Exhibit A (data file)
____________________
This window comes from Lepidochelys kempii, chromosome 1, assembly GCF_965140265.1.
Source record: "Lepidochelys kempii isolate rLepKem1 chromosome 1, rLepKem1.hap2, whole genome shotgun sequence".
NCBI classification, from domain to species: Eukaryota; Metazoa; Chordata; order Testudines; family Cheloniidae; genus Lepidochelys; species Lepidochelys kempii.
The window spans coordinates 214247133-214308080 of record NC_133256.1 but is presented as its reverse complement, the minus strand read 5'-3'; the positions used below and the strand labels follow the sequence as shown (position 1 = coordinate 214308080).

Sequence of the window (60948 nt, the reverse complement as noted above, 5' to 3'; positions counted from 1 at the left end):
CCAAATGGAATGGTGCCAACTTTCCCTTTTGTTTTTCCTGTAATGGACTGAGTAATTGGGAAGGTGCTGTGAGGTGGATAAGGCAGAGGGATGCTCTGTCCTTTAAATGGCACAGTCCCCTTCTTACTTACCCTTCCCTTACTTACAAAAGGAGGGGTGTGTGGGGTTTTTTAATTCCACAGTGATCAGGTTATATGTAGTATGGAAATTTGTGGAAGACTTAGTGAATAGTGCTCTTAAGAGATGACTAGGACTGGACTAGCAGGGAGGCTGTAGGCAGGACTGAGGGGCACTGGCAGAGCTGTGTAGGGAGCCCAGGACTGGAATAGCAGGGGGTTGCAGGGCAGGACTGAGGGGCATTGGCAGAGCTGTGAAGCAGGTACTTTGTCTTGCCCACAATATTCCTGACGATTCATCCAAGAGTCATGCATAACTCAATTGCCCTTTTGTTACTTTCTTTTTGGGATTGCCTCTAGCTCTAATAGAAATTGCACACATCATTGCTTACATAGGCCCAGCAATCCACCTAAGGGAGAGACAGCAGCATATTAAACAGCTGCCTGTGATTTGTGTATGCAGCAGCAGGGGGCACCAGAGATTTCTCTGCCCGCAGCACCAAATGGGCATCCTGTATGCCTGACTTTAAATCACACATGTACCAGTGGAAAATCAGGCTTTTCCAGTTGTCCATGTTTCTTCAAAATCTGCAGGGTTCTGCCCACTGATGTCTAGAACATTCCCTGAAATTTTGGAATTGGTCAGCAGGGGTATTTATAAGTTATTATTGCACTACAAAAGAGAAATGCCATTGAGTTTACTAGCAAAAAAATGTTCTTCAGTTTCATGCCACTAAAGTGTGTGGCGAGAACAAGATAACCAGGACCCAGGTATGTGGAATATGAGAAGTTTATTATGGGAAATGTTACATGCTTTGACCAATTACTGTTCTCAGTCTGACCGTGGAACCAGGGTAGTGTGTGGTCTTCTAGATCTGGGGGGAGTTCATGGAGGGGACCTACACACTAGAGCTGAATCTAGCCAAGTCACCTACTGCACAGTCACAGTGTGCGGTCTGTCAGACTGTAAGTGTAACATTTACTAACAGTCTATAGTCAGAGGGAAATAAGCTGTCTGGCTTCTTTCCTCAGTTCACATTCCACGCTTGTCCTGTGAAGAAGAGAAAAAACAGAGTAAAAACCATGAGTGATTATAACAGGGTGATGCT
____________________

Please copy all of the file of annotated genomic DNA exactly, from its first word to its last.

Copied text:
This window comes from Lepidochelys kempii, chromosome 1, assembly GCF_965140265.1.
Source record: "Lepidochelys kempii isolate rLepKem1 chromosome 1, rLepKem1.hap2, whole genome shotgun sequence".
NCBI classification, from domain to species: Eukaryota; Metazoa; Chordata; order Testudines; family Cheloniidae; genus Lepidochelys; species Lepidochelys kempii.
The window spans coordinates 214247133-214308080 of record NC_133256.1 but is presented as its reverse complement, the minus strand read 5'-3'; the positions used below and the strand labels follow the sequence as shown (position 1 = coordinate 214308080).

Sequence of the window (60948 nt, the reverse complement as noted above, 5' to 3'; positions counted from 1 at the left end):
CCAAATGGAATGGTGCCAACTTTCCCTTTTGTTTTTCCTGTAATGGACTGAGTAATTGGGAAGGTGCTGTGAGGTGGATAAGGCAGAGGGATGCTCTGTCCTTTAAATGGCACAGTCCCCTTCTTACTTACCCTTCCCTTACTTACAAAAGGAGGGGTGTGTGGGGTTTTTTAATTCCACAGTGATCAGGTTATATGTAGTATGGAAATTTGTGGAAGACTTAGTGAATAGTGCTCTTAAGAGATGACTAGGACTGGACTAGCAGGGAGGCTGTAGGCAGGACTGAGGGGCACTGGCAGAGCTGTGTAGGGAGCCCAGGACTGGAATAGCAGGGGGTTGCAGGGCAGGACTGAGGGGCATTGGCAGAGCTGTGAAGCAGGTACTTTGTCTTGCCCACAATATTCCTGACGATTCATCCAAGAGTCATGCATAACTCAATTGCCCTTTTGTTACTTTCTTTTTGGGATTGCCTCTAGCTCTAATAGAAATTGCACACATCATTGCTTACATAGGCCCAGCAATCCACCTAAGGGAGAGACAGCAGCATATTAAACAGCTGCCTGTGATTTGTGTATGCAGCAGCAGGGGGCACCAGAGATTTCTCTGCCCGCAGCACCAAATGGGCATCCTGTATGCCTGACTTTAAATCACACATGTACCAGTGGAAAATCAGGCTTTTCCAGTTGTCCATGTTTCTTCAAAATCTGCAGGGTTCTGCCCACTGATGTCTAGAACATTCCCTGAAATTTTGGAATTGGTCAGCAGGGGTATTTATAAGTTATTATTGCACTACAAAAGAGAAATGCCATTGAGTTTACTAGCAAAAAAATGTTCTTCAGTTTCATGCCACTAAAGTGTGTGGCGAGAACAAGATAACCAGGACCCAGGTATGTGGAATATGAGAAGTTTATTATGGGAAATGTTACATGCTTTGACCAATTACTGTTCTCAGTCTGACCGTGGAACCAGGGTAGTGTGTGGTCTTCTAGATCTGGGGGGAGTTCATGGAGGGGACCTACACACTAGAGCTGAATCTAGCCAAGTCACCTACTGCACAGTCACAGTGTGCGGTCTGTCAGACTGTAAGTGTAACATTTACTAACAGTCTATAGTCAGAGGGAAATAAGCTGTCTGGCTTCTTTCCTCAGTTCACATTCCACGCTTGTCCTGTGAAGAAGAGAAAAAACAGAGTAAAAACCATGAGTGATTATAACAGGGTGATGCT